For years, the US’s dilemma, like Europe’s current dilemma, has been a question of focus: should we center our efforts on supporting a weakening economy, or addressing burgeoning environmental issues? After Obama’s reelection, that question seemed to have been answered, when he made it known that climate change will be a cornerstone of his second term. In addition, the American people’s attitude changed: in a Pew Research Center poll from October, there was large agreement that climate change is manmade and a serious problem that needs to be resolved.
Younger voters, what the WSJ calls “Campus and Careers”, and Latino voters, or “Immigration Nation”, are significant in spurring change to climate change policy. As more people — even those who are conservatively-inclined — believe that climate change has been caused by human activities, and the more votes Congress can garner, the more action Congress can take on the situation.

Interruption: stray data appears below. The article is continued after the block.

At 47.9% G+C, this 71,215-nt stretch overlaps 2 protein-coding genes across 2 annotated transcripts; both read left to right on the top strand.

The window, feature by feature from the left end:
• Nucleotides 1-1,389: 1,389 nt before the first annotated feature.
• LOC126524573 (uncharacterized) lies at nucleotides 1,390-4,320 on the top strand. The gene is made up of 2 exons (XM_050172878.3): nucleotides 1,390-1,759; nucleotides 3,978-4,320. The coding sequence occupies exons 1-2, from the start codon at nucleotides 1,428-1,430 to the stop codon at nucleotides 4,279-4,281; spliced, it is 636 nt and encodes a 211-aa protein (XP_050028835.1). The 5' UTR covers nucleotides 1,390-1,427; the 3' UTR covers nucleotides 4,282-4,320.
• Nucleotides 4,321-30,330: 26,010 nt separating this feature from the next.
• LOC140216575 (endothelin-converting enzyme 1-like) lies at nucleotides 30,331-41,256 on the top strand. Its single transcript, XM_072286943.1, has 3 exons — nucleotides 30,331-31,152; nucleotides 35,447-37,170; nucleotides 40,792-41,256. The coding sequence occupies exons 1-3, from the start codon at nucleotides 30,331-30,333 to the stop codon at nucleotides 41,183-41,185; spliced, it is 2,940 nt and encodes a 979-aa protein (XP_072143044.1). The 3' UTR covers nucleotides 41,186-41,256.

However, a good deal of the issue with reining in climate change has to do with greenhouse gas emissions. Many lawmakers say that curbing emissions will stunt the US’s economic recovery. California recently put such a program, called “cap and trade“, into effect. The program is a a governmental, statewide system that places a restriction on the amount of emissions a company can produce, or a ‘cap’.
Though no immediate action for climate change is on the table, hopefully President Obama will hold up his end of the deal and address our warming climate. The US federal government, and perhaps even state governments, could also take a cue from California. US leadership is critical to restart stalled global dialogue. A very wise Chinese philosopher — Confucius — once said, “A journey of a thousand miles begins with the first step.” Now that China is world’s number one carbon dioxide emitter, followed by the US, a joint Chino-American initiative is in order. Perhaps the US’s new Secretary of States John Kerry will make this happen.
Developed and Written by Dr. Subodh Das and Tara Mahadevan
March 12, 2013
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